Social Media Hiatus: 5 Lessons Learned

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November 15, 2019

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One of our goals at Smart Social is to help students find a better balance between their lives online and offline. Josh Ochs recently had the pleasure of chatting, on the Smart Social podcast, with a woman who teaches students to explore the world and find empathy-- without the distraction of social media. Katherine Dayton is the Director and Owner of VISIONS Service Adventures and in this episode she talks about the benefits of taking a social media hiatus.

Her organization invites high school students on service trips around the US and abroad, where they engage in meaningful volunteer work and outdoor adventures. The trips are totally tech-free. Dayton witnesses the amazing impact logging off and taking a break can have on teens. We invited her to share some of her key takeaways in the following guest blog post on taking a social media break.

5 Lessons Learned from a Social Media Hiatus

By Katherine Dayton, Director and Owner of VISIONS Service Adventures

Report after report highlights the ways in which social media can negatively affect kids. Yet many teens harness the power of the web for social change, environmental activism and building positive networks. There is light and darkness in the realm of social media. One of the pressing issues is how to help the next generation develop healthy relationships with the technologies that so greatly impact their development and that inevitably will remain tethered to them for the rest of their lives.  

One way is to take a social media hiatus.

In my tenure of running tech-free summer service trips for teens, I have witnessed how a social media detox can empower kids and change them in positive ways. The reward is in the challenge. The average American teen spends more than seven hours a day on social media, so entirely removing that activity is a huge routine change. It can be daunting for a kid to unplug, but when they do, they exercise willpower, gain a sense of independence and become more fully present of their surroundings. Additionally, when kids return to social media, it’s usually with a new perspective and also a sense of purpose. Many of our students return from their tech-free programs to then use social networks for change-making and cause work.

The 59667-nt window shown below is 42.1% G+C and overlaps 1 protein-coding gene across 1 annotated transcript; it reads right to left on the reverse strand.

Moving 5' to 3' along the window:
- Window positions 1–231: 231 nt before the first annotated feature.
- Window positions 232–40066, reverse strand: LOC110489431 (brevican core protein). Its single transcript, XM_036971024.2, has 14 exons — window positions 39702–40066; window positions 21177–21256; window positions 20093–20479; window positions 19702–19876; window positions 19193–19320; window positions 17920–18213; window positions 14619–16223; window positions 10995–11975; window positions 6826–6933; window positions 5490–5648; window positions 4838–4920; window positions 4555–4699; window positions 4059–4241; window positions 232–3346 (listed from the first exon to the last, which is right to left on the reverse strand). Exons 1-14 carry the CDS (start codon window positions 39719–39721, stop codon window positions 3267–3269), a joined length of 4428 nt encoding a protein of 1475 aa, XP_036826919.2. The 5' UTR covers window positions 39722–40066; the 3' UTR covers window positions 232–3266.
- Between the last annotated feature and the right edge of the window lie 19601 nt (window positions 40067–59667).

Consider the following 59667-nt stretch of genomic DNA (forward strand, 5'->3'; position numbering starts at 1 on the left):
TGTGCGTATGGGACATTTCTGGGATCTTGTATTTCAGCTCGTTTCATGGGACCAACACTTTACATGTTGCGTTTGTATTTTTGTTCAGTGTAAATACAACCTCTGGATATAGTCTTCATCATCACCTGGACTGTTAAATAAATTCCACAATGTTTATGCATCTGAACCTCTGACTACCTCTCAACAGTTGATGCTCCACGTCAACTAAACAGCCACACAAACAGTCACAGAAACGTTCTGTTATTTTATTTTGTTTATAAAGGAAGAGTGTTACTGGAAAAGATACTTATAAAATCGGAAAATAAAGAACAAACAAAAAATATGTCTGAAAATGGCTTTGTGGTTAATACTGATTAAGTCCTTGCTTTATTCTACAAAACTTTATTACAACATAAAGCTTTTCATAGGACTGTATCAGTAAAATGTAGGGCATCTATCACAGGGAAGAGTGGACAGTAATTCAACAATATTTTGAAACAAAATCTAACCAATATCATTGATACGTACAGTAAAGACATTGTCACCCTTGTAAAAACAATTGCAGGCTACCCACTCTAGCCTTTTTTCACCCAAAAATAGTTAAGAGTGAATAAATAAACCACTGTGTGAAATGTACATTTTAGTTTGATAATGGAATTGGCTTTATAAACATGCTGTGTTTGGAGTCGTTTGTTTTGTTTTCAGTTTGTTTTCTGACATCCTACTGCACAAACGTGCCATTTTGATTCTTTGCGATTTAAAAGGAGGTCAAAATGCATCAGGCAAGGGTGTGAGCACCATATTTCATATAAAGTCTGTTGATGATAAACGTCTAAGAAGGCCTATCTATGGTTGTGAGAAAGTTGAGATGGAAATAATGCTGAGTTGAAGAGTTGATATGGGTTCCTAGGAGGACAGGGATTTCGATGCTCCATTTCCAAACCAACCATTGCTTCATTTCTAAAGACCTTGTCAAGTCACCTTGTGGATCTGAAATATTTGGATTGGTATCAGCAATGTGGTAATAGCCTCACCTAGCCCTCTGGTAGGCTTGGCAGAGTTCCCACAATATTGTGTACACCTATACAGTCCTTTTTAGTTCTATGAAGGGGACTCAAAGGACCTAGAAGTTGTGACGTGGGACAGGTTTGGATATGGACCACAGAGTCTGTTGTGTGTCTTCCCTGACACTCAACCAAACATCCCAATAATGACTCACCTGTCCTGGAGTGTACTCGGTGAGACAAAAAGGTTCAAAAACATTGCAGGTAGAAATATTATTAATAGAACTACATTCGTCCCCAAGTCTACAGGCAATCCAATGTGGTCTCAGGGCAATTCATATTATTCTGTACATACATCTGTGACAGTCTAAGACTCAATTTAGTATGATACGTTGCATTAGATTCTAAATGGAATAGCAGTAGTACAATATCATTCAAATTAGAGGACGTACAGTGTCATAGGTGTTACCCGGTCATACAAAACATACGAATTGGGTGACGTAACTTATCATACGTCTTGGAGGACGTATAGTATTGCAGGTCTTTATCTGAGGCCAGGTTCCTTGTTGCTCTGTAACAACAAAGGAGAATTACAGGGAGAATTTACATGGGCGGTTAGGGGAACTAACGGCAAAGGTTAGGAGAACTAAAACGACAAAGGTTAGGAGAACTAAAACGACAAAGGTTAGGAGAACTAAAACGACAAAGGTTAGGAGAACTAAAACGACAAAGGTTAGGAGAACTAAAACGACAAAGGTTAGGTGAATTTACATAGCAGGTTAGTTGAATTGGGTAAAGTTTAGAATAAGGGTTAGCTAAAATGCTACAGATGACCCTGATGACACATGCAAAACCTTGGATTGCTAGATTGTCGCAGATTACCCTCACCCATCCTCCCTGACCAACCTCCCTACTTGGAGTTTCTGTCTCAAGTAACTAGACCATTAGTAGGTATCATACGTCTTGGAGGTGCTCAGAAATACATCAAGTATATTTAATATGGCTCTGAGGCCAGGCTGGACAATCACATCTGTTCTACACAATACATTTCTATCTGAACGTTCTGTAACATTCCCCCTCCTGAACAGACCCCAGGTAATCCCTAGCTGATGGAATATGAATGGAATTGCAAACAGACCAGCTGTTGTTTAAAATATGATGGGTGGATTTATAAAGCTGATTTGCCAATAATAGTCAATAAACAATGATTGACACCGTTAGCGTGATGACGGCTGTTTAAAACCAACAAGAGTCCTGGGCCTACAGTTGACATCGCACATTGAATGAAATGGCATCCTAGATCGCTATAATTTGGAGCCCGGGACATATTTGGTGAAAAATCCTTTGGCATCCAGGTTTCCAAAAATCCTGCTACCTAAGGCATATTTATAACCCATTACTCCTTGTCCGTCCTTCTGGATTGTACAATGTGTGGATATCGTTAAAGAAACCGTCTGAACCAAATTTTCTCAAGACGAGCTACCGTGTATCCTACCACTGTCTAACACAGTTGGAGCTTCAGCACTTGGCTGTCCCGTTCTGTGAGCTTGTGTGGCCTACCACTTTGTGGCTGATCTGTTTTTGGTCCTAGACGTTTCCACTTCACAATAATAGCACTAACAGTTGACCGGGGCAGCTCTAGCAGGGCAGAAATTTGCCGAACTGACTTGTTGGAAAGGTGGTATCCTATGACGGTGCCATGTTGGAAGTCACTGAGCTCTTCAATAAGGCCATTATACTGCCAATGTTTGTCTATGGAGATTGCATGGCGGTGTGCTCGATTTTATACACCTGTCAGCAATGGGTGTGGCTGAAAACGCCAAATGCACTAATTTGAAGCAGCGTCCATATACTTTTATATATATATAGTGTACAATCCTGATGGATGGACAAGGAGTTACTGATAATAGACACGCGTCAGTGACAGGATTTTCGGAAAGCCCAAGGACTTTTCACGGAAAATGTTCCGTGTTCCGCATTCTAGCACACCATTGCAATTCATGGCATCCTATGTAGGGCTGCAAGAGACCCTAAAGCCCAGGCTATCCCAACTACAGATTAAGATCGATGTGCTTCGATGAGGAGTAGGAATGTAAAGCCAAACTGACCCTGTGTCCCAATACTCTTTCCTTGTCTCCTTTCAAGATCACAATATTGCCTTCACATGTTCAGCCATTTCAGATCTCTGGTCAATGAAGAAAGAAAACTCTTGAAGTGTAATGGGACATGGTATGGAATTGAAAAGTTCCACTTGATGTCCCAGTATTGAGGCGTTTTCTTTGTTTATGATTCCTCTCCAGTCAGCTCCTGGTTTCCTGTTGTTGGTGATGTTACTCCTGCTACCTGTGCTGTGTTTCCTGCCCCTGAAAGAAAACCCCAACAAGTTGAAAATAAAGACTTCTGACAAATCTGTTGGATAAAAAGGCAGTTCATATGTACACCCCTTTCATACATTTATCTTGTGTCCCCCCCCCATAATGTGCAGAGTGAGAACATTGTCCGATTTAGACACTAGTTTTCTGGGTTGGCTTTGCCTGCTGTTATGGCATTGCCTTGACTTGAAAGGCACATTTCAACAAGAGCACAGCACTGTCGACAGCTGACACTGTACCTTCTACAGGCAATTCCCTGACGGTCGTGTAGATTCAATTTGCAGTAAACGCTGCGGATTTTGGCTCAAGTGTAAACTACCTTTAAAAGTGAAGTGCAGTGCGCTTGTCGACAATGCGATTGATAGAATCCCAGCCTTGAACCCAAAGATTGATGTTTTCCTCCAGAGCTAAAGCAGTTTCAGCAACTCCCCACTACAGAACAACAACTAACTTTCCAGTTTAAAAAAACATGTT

The benefits of a social media hiatus are clear, and here are five lessons for how to set the experience up for success. 

1. Give It Time

It can take just a couple days for kids to forget about their phones if they are a part of other activities, but it takes more time to have the tech detox result in changed long-term habits. Each passing day of not having a device gets easier, so prolong the experience as much as possible. Let imaginations flow to life outside of the screen while also giving the brain a chance to unhook from its tech-dependency. 

2. Pair With Other Changes

The summer programs I run involve travel and engaging with different cultures. It’s unique and stimulating, and easy to see that having teens take a break from social media is easier l when it coincides with a new experience or environment. Family vacations, cultural or religious events, and weekend camping trips are just a few other options for complementing a break from tech.  

3. Stay Busy

In the absence of social media, kids may need extra activities in order to take their minds off of the virtual events of their screens. Kids can use this extra time for hobbies, sports, arts, a job, face-to-face socializing, or my favorite option— community service. The hands-on nature of the projects, community-building and eye-opening experiences that come with service offer kids a sense of accomplishment, belonging and purpose that they may struggle to find elsewhere. 

4. Journal

What draws many to social media is the ability to document our lives. Removing the digital realm presents an opportunity to document in a slower-paced way and with a good ol’ fashioned journal. When kids write for themselves instead of for their online followers, the reflection is deeper and the growth is greater.

5. Join Them on a Social Media Hiatus

My final lesson is that teamwork is key. Of course, it’s easier to unplug if there aren’t other distracting screens nearby, but just as important— kids on a break from social media will still be looking for someone to interact with! Why not make it you? It may take some adjusting at first, but the creativity and shared conversation will come. Give yourself and your family a tech break and rediscover what’s out there beyond the screen.

What are your tricks to unplugging, and what have you gained from a social media hiatus?

Katherine Dayton is the Director and Owner of VISIONS Service Adventures, a tech-free, community service summer program for teens.

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